If you’d like to find out how you take advantage of the optimism reigning supreme in markets right now, then I invite you to check out my Successful ETF Investing advisory service today.
ETF Talk: This Pure Play Represents 85% of the Taiwanese Market
Our coverage on single-country exchange-traded funds (ETF) brings us to the iShares MSCI Taiwan Capped ETF (EWT), a fund that is incorporated in the United States and provides exposure to large- and mid-sized companies in Taiwan.
EWT targets the equity market in Taiwan by holding only stocks that are traded on the Taiwan Stock Exchange. Since its launch in 2000, EWT has amassed $2.92 billion in total assets and has retained its robust liquidity with a high daily trading volume, far outranking its competition.
In fact, many investors consider EWT the most stable and most liquid Taiwan play going into 2017. The potential benefit of investing in EWT instead of a more broad-based emerging market ETF is that investors could gain a great deal more from a growing Taiwanese economy by buying shares of EWT.
The fund is intended to replicate the top 85% of the Taiwanese stock market, in terms of market capitalization. EWT is a heavyweight player in the technology sector, with 55% of the fund’s assets invested in technological companies. Financial services and basic materials are the other two major sectors for the fund, composing 18.3% and 10.5% of EWT’s portfolio, respectively.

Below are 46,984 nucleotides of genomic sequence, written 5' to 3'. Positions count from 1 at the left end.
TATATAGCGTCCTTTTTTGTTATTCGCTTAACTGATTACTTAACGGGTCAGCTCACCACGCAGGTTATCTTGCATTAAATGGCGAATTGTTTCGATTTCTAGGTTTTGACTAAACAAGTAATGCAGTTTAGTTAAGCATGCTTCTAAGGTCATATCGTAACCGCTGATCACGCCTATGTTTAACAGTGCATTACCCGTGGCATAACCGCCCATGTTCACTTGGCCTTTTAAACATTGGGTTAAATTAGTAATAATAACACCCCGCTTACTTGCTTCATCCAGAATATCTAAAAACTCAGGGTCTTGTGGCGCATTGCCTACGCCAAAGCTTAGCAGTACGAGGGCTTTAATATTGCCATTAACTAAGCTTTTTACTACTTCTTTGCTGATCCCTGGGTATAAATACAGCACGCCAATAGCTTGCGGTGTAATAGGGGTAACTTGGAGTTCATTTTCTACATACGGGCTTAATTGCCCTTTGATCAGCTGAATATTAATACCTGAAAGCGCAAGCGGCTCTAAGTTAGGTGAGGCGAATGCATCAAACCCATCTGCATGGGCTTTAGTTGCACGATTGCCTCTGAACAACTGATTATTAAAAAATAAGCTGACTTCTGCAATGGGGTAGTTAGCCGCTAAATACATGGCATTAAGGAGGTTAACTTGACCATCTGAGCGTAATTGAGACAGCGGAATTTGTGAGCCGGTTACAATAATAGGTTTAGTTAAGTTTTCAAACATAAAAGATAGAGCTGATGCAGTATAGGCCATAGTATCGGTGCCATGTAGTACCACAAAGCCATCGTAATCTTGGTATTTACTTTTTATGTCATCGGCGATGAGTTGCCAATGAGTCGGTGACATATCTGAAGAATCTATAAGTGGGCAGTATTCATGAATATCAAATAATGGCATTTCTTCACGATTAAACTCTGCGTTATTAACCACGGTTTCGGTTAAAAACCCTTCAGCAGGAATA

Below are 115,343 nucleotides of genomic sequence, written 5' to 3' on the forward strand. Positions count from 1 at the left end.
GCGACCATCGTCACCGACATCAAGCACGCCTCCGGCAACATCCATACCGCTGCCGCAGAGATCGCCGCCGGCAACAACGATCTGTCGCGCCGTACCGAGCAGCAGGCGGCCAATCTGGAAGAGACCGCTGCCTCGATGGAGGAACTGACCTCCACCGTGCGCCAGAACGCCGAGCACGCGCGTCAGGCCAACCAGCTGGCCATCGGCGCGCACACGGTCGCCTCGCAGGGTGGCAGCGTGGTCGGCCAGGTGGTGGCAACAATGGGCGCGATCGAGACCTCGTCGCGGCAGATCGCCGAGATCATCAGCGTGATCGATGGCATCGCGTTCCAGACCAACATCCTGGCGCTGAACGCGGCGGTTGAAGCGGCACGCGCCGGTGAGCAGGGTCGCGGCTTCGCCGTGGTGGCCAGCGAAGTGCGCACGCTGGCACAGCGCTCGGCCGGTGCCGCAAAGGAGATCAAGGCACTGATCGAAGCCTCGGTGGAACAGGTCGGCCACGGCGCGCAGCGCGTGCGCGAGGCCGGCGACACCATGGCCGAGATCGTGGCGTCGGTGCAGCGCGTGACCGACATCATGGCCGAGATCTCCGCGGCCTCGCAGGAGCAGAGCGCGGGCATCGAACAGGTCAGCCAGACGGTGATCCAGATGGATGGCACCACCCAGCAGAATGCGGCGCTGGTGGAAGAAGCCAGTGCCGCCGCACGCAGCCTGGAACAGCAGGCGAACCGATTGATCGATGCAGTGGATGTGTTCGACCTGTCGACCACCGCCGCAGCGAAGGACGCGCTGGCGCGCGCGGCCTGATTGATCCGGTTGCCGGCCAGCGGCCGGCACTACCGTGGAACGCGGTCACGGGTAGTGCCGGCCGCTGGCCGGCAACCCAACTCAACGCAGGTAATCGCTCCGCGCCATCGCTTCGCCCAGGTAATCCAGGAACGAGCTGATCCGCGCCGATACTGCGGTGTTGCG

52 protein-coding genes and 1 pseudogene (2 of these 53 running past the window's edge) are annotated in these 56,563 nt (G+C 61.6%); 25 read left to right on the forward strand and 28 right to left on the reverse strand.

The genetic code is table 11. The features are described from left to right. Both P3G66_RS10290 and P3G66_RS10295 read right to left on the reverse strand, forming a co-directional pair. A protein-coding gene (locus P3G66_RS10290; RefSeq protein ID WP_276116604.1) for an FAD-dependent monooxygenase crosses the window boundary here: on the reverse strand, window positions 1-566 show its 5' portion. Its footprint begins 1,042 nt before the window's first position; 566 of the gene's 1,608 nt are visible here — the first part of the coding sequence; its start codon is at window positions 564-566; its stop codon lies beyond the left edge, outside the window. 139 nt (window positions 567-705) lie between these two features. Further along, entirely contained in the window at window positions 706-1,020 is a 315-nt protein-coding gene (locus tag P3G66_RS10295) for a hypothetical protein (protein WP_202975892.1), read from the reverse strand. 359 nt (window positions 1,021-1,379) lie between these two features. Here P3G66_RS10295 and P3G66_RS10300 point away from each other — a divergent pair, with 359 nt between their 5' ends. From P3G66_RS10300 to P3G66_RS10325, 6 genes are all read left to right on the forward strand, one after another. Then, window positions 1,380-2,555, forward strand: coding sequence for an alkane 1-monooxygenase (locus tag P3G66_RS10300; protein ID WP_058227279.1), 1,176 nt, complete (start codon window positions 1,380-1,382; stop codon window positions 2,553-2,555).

As you can see from the graph below, EWT has zoomed in price from the low $20s to the $30s, an increase of nearly 50%. Its year-to-date return is 21.14%, which is almost double that of the S&P 500’s gain of 10.86% for the same period. EWT has a reasonable expense ratio of 0.62%. It pays a distribution annually and has a dividend yield of 1.27%.
The fund’s top five holdings are Taiwan Semiconductor Manufacturing Co Ltd, 22.28%; Hon Hai Precision Industry Co Ltd, 8.64%; Cathay Financial Holding Co Ltd, 2.69%; Chunghwa Telecom Co Ltd, 2.62%; and Formosa Plastics Corp, 2.46%.
Taiwan currently has a quasi-developed economy that is growing at a good rate. If you believe in the strength of Taiwan’s economy, I encourage you to look to the iShares MSCI Taiwan Capped ETF (EWT) as a possible addition to your portfolio.
As always, I am happy to answer any of your questions about ETFs, so do not hesitate to send me an email. You just may see your question answered in a future ETF Talk.
Your Year-End Financial Checklist